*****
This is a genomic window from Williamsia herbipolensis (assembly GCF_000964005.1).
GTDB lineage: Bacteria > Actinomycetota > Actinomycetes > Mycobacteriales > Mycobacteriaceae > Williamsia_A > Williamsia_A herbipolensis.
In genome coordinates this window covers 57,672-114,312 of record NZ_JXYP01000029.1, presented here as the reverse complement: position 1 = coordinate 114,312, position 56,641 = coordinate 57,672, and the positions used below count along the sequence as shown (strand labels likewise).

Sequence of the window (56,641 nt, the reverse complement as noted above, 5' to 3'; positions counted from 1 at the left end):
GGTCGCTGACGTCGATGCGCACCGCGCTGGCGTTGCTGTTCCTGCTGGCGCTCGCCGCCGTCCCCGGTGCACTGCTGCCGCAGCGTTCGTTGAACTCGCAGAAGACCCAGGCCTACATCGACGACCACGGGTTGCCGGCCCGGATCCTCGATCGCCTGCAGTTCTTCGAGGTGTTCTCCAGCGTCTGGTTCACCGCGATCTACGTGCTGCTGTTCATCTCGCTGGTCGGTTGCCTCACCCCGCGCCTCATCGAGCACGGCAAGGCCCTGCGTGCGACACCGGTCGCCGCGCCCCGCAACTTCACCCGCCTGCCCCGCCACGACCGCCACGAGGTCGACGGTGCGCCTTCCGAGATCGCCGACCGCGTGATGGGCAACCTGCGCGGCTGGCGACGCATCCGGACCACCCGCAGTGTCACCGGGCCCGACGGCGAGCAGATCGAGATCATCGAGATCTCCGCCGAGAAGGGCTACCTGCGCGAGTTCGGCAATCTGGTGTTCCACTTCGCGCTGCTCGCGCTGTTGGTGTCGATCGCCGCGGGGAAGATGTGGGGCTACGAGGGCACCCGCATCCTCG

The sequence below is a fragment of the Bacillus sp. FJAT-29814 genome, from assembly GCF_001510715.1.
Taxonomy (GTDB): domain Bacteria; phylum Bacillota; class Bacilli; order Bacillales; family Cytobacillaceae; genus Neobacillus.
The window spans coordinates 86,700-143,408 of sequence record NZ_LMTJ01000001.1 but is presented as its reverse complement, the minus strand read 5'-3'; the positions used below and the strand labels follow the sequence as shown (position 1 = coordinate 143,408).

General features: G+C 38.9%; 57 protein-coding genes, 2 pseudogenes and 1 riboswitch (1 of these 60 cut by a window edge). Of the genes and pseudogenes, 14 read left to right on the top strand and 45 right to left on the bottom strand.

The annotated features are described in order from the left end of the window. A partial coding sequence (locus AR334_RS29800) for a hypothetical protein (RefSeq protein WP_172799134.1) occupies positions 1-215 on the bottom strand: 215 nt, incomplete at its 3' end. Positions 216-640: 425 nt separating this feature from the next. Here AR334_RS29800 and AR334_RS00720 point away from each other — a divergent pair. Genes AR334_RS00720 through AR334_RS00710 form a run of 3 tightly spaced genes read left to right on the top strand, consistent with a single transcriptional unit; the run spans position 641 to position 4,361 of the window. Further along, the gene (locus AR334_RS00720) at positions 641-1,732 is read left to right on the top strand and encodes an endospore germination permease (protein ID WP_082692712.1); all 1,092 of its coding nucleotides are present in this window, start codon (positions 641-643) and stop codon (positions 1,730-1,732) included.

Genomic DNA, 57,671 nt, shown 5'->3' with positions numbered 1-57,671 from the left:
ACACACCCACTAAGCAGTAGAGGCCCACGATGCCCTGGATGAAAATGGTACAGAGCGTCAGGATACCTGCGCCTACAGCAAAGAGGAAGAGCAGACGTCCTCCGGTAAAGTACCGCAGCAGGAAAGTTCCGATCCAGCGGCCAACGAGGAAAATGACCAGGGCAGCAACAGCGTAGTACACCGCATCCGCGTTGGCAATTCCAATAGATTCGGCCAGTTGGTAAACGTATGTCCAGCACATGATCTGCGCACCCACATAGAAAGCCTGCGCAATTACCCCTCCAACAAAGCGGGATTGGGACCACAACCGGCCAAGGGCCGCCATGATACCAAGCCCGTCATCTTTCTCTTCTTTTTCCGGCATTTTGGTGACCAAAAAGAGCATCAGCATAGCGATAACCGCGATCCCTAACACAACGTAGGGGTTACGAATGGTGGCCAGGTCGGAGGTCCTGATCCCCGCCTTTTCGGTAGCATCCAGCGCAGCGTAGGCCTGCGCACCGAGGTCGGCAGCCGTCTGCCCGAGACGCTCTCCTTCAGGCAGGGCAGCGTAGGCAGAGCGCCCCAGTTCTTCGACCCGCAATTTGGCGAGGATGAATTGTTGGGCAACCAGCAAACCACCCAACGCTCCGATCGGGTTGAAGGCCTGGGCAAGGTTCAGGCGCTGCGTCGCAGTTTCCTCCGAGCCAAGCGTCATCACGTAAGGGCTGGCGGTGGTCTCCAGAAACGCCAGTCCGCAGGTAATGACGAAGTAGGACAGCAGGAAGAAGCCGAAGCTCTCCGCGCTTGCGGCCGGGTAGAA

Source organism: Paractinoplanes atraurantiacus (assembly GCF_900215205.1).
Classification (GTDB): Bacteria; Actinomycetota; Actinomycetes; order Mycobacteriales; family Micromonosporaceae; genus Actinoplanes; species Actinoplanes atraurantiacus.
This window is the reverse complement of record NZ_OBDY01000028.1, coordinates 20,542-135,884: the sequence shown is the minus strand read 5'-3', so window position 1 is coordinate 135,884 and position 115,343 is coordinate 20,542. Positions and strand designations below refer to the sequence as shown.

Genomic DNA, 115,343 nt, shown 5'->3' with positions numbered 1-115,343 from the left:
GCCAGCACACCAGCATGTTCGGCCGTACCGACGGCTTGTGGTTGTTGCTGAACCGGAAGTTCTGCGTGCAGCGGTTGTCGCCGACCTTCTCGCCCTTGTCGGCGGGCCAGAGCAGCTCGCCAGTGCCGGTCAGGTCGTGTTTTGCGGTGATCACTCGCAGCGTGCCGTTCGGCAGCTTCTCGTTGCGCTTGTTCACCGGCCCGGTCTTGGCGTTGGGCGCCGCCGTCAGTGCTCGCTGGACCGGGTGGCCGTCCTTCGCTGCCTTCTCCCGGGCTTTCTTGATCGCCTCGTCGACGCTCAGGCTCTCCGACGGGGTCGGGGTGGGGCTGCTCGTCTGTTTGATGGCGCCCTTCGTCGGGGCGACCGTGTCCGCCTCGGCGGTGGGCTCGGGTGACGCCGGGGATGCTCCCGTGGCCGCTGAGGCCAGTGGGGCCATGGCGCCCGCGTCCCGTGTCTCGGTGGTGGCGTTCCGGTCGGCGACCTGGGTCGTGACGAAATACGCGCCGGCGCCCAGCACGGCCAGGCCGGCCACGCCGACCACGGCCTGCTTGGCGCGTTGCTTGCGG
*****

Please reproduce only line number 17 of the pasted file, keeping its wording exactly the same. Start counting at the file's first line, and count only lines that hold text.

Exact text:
GCCAGCACACCAGCATGTTCGGCCGTACCGACGGCTTGTGGTTGTTGCTGAACCGGAAGTTCTGCGTGCAGCGGTTGTCGCCGACCTTCTCGCCCTTGTCGGCGGGCCAGAGCAGCTCGCCAGTGCCGGTCAGGTCGTGTTTTGCGGTGATCACTCGCAGCGTGCCGTTCGGCAGCTTCTCGTTGCGCTTGTTCACCGGCCCGGTCTTGGCGTTGGGCGCCGCCGTCAGTGCTCGCTGGACCGGGTGGCCGTCCTTCGCTGCCTTCTCCCGGGCTTTCTTGATCGCCTCGTCGACGCTCAGGCTCTCCGACGGGGTCGGGGTGGGGCTGCTCGTCTGTTTGATGGCGCCCTTCGTCGGGGCGACCGTGTCCGCCTCGGCGGTGGGCTCGGGTGACGCCGGGGATGCTCCCGTGGCCGCTGAGGCCAGTGGGGCCATGGCGCCCGCGTCCCGTGTCTCGGTGGTGGCGTTCCGGTCGGCGACCTGGGTCGTGACGAAATACGCGCCGGCGCCCAGCACGGCCAGGCCGGCCACGCCGACCACGGCCTGCTTGGCGCGTTGCTTGCGG